Warriors need more from their support scorers.
Perhaps the most alarming thing about this young season so far is that Steph Curry has to work hard — and I mean, really hard — for the Golden State Warriors to even have a chance to score in the half court.
Prior to their game against the Minnesota Timberwolves, the Warriors’ half-court offense was at a decent-but-not-elite 97.3 points per 100 possessions. Per Cleaning The Glass, that was the 11th-ranked half-court offense in the NBA.
It’s safe to say that will go down a bit after tonight’s 116-110 loss to the Wolves, where they managed a paltry 86.3 points per 100 possessions in the half court — 26th percentile, and equivalent to the third-worst half-court offense in the league. This is one night after scoring only 87.9 points per 100 possessions in the half court against the Cleveland Cavaliers.
One might argue that the Wolves and the Cavs are perfect foils to the Warriors: lengthy, athletic, and highly physical — built to take away their beautiful brand of offense, willing to muck things up, and having an abundance of youth and juice to run them off the floor.
There’s even a bigger caveat when it comes to the Wolves, who have been the best defensive unit in the NBA so far. They are holding opponents to 101.2 points per 100 possessions — 82.2 points per 100 in the half court, per Cleaning The Glass. Both marks top the league. Knowing that, the Warriors were going to have a tough time; theory did indeed become reality.
But the other side of that argument: The Warriors came into this season expecting to be championship contenders, with a superstar that is supposed to give them more than just a puncher’s chance to return to the top of the mountain. They traded away Jordan Poole for Chris Paul to increase the maturity levels across the board, to provide them with a steadier and more risk-averse hand.
On paper, that was the direction they had to move toward. But something is happening that perhaps none in the Warriors organization expected to occur this early in the season.
The decline in offensive production beyond Curry has been quite alarming.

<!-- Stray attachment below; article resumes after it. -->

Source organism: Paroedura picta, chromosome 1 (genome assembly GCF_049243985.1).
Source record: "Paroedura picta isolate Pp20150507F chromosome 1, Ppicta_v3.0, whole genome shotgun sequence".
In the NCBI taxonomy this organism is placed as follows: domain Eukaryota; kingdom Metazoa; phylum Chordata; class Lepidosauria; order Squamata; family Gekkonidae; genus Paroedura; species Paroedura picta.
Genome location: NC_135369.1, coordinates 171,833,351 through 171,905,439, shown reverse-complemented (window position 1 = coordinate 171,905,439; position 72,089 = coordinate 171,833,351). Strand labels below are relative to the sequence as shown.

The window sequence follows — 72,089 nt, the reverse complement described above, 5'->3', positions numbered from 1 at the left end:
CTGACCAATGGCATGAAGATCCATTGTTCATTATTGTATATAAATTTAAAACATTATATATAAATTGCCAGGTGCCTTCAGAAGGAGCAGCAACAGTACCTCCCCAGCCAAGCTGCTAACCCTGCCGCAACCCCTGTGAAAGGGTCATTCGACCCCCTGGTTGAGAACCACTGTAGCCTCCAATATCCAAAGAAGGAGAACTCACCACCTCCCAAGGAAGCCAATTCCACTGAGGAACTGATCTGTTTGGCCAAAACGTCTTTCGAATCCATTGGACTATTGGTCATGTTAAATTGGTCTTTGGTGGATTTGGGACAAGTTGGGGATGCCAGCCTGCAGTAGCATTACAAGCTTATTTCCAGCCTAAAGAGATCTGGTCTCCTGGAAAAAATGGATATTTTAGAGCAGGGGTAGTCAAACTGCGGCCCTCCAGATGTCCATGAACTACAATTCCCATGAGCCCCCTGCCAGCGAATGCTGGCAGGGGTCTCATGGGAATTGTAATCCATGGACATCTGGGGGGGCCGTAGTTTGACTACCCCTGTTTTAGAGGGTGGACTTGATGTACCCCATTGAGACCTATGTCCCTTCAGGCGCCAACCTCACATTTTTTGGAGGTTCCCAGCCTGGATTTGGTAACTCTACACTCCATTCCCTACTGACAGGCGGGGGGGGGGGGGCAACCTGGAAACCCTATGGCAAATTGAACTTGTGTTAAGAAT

Curry scored 38 points against the Wolves on 11-of-25 shooting (6-of-12 on twos, 5-of-13 on threes), 11-of-12 from the free-throw line, and 62.8% True Shooting. He’s averaging 30.7 points on 57.8% shooting on twos, 44.6% on threes, and 93% on free throws. He’s scoring at a highly efficient mark: 68.6% True Shooting.
He’s putting up all of those marks while being defended like an absolute DEFCON-1-level threat on the floor on a nightly basis — being top-locked away from off-ball screens, doubled around ball screens in attempts to get the ball out of his hands, physicality ramped up to extreme levels to make him uncomfortable and hassled, etc.
Even against the Wolves, who employ one of the best perimeter defenders in the league in Jaden McDaniels and a resurgent Rudy Gobert, who is looking like his Defensive-Player-of-the-Year self, Curry still had his moments.
When the Wolves blow up “stack” action (another name for a Spain pick-and-roll), Curry audibles into patented two-man action with Draymond Green. Again, McDaniels and Gobert are on top of it — but Curry not only gets the layup above a premier rim protector and shot blocker, he gets contact and goes to the line for a three-point play:
With no other Warrior in a consistent offensive rhythm in the first half, sights like the one above was common — Curry laboring to find even the smallest of holes in a defense that doesn’t present that many, and trying to pounce on minute mistakes that most players (including players on the Warriors not named Curry) don’t have the ability to punish.